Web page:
A small outbreak of listeriosis associated with smoked mussels.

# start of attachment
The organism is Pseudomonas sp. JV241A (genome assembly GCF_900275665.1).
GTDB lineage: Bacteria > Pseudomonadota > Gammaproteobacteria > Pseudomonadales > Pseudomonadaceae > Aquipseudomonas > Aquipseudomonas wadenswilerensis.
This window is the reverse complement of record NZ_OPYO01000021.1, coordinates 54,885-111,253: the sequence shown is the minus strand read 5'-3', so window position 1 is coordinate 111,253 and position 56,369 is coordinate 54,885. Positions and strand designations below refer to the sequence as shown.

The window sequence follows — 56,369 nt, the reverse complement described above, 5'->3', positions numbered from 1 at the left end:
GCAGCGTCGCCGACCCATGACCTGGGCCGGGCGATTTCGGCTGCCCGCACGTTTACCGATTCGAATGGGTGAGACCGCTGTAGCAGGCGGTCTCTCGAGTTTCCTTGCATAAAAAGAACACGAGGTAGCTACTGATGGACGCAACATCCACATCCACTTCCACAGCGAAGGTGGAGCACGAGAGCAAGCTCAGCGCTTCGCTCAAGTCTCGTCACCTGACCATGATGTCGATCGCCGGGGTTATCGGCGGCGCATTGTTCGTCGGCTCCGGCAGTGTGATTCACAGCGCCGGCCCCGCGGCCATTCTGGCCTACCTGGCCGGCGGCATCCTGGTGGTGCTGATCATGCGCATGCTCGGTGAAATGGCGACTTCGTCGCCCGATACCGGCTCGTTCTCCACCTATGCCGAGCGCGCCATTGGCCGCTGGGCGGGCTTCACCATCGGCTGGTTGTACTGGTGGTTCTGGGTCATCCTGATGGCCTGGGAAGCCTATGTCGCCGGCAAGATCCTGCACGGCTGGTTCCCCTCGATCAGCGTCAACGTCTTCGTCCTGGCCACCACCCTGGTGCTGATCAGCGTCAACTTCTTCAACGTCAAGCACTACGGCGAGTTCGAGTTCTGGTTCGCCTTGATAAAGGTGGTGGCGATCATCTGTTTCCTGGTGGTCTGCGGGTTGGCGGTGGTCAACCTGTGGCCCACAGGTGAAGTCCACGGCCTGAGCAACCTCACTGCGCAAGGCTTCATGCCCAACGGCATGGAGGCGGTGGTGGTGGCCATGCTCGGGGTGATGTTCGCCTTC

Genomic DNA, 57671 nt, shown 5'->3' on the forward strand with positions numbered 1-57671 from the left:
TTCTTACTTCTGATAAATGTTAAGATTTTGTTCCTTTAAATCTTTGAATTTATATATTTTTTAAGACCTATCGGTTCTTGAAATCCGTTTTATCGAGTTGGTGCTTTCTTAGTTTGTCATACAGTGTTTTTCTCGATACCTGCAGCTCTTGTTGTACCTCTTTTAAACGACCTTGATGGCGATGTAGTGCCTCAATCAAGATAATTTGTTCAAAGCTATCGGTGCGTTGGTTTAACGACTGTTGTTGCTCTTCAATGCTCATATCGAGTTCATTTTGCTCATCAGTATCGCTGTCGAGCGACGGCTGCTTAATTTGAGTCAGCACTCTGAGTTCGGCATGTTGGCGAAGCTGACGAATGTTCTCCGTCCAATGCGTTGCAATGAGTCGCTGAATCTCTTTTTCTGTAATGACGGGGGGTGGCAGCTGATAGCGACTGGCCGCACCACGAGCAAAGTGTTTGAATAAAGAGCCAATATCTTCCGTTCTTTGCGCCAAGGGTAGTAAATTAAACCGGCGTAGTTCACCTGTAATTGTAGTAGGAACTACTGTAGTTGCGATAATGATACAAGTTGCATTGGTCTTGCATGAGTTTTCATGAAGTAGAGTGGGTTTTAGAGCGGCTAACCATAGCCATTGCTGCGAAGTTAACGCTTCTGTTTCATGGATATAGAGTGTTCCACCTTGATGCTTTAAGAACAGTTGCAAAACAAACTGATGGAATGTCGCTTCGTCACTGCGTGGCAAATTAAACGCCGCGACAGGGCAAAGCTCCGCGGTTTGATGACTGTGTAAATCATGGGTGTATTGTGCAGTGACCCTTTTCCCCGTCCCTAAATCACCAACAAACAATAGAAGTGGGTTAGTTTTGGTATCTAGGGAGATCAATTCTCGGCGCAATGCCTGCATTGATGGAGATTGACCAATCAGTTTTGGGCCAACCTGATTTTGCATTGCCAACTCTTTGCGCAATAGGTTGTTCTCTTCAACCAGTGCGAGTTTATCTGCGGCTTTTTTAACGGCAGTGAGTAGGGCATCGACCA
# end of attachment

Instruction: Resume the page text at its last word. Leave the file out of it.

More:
Two perinatal listeriosis cases in Auckland, New Zealand, which were diagnosed during November and December 1992 gave histories of consuming Brand X smoked mussels. Listeria monocytogenes was isolated from an unopened packet of mussels collected from the refrigerator of one of the cases. Cultures of L. monocytogenes from the 2 patients were indistinguishable from those recovered from the mussels by serogrouping and DNA macrorestriction analysis using pulsed-field gel electrophoresis (PFGE). PFGE analysis of isolates of an additional 15 clinical cases caused by L. monocytogenes serogroup 1/2 which occurred in New Zealand during 1991 and 1992, revealed 2 more isolates with indistinguishable PFGE patterns. PFGE analysis of a further 222 L. monocytogenes serogroup 1/2 isolated in New Zealand from food and the environment did not reveal any more cultures with the Brand X PFGE type. A combination of serotyping, phage typing, DNA restriction fragment length polymorphism analysis (RFLP), cadmium and arsenic sensitivity testing, and PFGE analysis was used to subtype 38 isolates of L. monocytogenes. The isolates comprised: (a) the isolates from 4 patients; (b) 26 isolates from 15 packets of Brand X mussel products from retail sale, the processing factory, and the refrigerator of one of the patients; (c) 7 isolates from environmental swabs taken in the processing factory; and (d) an isolate from Brand X mussel product from a wholesaler in the UK. The isolates from 3 of the clinical cases, 26 of the products and 4 from the factory environment were indistinguishable using all the subtyping systems.